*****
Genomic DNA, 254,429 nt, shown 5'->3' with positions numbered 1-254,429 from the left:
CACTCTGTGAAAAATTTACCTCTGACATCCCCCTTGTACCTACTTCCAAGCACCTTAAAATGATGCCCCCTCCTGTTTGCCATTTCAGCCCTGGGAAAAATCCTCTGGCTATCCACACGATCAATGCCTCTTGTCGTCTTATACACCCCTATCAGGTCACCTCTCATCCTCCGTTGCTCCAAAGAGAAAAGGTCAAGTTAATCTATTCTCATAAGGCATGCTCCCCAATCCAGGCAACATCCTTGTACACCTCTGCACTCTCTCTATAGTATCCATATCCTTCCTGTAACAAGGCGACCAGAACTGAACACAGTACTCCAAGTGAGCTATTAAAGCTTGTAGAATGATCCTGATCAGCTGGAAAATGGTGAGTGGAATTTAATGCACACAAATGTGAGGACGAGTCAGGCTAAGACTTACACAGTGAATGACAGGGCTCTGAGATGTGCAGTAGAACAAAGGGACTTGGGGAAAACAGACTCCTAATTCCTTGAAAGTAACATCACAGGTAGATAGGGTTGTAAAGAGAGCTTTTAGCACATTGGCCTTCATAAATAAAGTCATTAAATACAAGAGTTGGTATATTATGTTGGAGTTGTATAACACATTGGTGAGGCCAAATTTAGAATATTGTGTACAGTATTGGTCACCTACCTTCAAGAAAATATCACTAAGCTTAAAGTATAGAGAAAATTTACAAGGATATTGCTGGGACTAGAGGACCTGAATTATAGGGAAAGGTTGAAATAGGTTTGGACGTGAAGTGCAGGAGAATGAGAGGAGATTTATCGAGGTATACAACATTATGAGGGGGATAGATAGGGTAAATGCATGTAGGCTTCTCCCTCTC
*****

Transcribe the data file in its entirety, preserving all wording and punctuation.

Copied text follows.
Genomic DNA, 254,429 nt, shown 5'->3' with positions numbered 1-254,429 from the left:
CACTCTGTGAAAAATTTACCTCTGACATCCCCCTTGTACCTACTTCCAAGCACCTTAAAATGATGCCCCCTCCTGTTTGCCATTTCAGCCCTGGGAAAAATCCTCTGGCTATCCACACGATCAATGCCTCTTGTCGTCTTATACACCCCTATCAGGTCACCTCTCATCCTCCGTTGCTCCAAAGAGAAAAGGTCAAGTTAATCTATTCTCATAAGGCATGCTCCCCAATCCAGGCAACATCCTTGTACACCTCTGCACTCTCTCTATAGTATCCATATCCTTCCTGTAACAAGGCGACCAGAACTGAACACAGTACTCCAAGTGAGCTATTAAAGCTTGTAGAATGATCCTGATCAGCTGGAAAATGGTGAGTGGAATTTAATGCACACAAATGTGAGGACGAGTCAGGCTAAGACTTACACAGTGAATGACAGGGCTCTGAGATGTGCAGTAGAACAAAGGGACTTGGGGAAAACAGACTCCTAATTCCTTGAAAGTAACATCACAGGTAGATAGGGTTGTAAAGAGAGCTTTTAGCACATTGGCCTTCATAAATAAAGTCATTAAATACAAGAGTTGGTATATTATGTTGGAGTTGTATAACACATTGGTGAGGCCAAATTTAGAATATTGTGTACAGTATTGGTCACCTACCTTCAAGAAAATATCACTAAGCTTAAAGTATAGAGAAAATTTACAAGGATATTGCTGGGACTAGAGGACCTGAATTATAGGGAAAGGTTGAAATAGGTTTGGACGTGAAGTGCAGGAGAATGAGAGGAGATTTATCGAGGTATACAACATTATGAGGGGGATAGATAGGGTAAATGCATGTAGGCTTCTCCCTCTC